Start for Change: Collaboration to Future-Proof the Humanitarian System

I was delighted to attend the Start Network’s annual conference Start for Change. During the event, we announced a new partnership between Start Network and GlobeScan, aiming to make progress toward the creation of a global humanitarian aid movement and to make strides toward enhanced engagement with stakeholders.
The Start Network focusses on collaboration within the humanitarian aid system across three areas:

  • Financing for emergency response (Start Fund)
  • Strengthen civil society capacity (Start Build)
  • Innovation through partnerships and learning (Start Beta)

It struck me during the day how crucial the key tenet of collaboration really is here, underpinning progress across all three areas. As Doug Miller, President of GlobeScan Foundation, summed up in his closing remarks, accountability, advocacy, cooperation, and redefining engagement are crucial aspects for the humanitarian sector to focus on, at a time when levels of trust and hope amongst the global public are precariously low. Start Network itself is a huge step in the right direction – collaboration among NGO actors with the same overarching goals and with the ultimate aim of improving access to aid for those who need it most. Few could scoff at that objective.

Pictured: Doug Miller, GlobeScan Chairman and President of the GlobeScan Foundation (Photo credit)

The first step is for humanitarian organisations themselves to work together where their goals align in order to move the sector forward. The second, even bolder step is to look beyond the traditional humanitarian system, toward a “whole of society approach,” a more decentralised and locally democratic approach which listens and empowers beneficiaries across the world. This was a recurring theme throughout the day.
For this to happen we will need to see significant shifts in terms of partnership models and engagement methods. One element to this is collaboration with non-traditional stakeholders such as the private sector, already operating on the ground worldwide. As Chair David Alexander humorously put it, perhaps it’s time for humanitarian NGOs to move away from seeing the corporate sector as “the devil incarnate” and to take learnings from the sector’s collaboration with governments, which is often perceived as a necessary step to effective action locally.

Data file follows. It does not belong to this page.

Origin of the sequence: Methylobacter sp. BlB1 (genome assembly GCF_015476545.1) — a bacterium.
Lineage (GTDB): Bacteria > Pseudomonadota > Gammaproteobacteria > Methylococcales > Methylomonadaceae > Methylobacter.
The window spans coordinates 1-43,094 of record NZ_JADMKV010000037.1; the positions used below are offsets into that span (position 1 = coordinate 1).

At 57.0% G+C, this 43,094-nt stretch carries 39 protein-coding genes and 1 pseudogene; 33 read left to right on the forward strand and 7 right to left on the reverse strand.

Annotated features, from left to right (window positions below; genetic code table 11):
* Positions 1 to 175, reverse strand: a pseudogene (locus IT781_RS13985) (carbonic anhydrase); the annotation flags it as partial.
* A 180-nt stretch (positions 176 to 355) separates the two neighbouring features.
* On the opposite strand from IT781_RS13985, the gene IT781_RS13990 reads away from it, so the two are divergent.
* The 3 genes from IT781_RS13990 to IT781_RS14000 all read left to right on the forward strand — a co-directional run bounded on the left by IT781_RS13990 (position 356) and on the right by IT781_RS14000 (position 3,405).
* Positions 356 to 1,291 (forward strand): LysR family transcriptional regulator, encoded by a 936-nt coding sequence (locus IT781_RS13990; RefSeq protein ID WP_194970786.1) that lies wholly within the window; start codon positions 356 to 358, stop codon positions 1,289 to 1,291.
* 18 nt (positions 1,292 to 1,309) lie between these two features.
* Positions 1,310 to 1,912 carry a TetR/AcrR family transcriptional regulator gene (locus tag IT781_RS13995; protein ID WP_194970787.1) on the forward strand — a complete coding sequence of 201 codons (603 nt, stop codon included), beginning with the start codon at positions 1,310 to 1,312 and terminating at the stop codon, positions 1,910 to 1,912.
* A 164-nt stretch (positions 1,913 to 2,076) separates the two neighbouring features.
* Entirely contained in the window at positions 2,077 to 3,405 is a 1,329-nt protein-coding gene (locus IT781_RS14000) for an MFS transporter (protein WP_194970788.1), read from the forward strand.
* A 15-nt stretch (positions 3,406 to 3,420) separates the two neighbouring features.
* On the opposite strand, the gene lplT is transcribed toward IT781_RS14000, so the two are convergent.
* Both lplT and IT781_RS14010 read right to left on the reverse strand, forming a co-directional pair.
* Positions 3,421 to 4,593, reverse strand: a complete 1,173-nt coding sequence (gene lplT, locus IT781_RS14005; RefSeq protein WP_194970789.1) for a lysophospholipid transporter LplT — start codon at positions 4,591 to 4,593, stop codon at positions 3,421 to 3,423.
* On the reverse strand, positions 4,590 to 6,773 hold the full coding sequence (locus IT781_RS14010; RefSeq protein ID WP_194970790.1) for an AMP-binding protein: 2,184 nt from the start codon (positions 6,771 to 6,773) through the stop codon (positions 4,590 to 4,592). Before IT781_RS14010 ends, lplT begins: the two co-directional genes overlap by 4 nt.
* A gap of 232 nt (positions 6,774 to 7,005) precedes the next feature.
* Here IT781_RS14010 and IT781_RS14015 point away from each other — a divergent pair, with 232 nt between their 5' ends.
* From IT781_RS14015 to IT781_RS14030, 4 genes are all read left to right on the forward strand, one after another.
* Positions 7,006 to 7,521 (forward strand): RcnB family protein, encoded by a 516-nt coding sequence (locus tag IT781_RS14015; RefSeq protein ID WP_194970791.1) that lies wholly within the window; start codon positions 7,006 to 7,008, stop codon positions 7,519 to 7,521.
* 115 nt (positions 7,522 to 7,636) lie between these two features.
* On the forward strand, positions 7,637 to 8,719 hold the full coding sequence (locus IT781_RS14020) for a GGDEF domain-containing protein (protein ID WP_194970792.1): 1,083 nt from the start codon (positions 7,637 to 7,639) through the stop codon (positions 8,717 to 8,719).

Indeed, in this year’s GlobeScan SustainAbility Survey on leadership, the ability to collaborate is identified as the most important attribute of leadership for NGOs. Verbatim responses to the survey reveal a strong sense amongst sustainable development experts that it is by working together that we will meet shared goals and make real progress.
A personal reflection on the private sector’s collaboration with the humanitarian system was given by Clare Bebbington, Group Head of External Affairs at Petrofac and one of the few corporate delegates in the room. Clare was right to advocate for improved mutual understanding, while cautioning about the risks of partnerships without this basis of appreciation and preparation. As Clare highlighted, while NGO-corporate partnerships for development are increasingly commonplace, there are remarkably few examples of successful humanitarian collaboration. A GlobeScan SigWatch webinar last week also identified some of the challenges of NGO-company collaboration. Shared understanding of mutual objectives is crucial.
If we want to see more effective partnerships among actors, we need to start proactively asking each other what shared objectives we are trying to achieve, how we can support each other to meet these goals, and to learn from recent examples of collaboration, successful or otherwise. This would be one step on the journey toward a more holistic and locally devolved humanitarian system.

GlobeScan and the Start Network will be hosting a collaboration forum in the autumn as a follow up to the #StartforChange conference

Pictured: GlobeScan Research Analyst, Marie-Solène Prudhomme (Photo credit)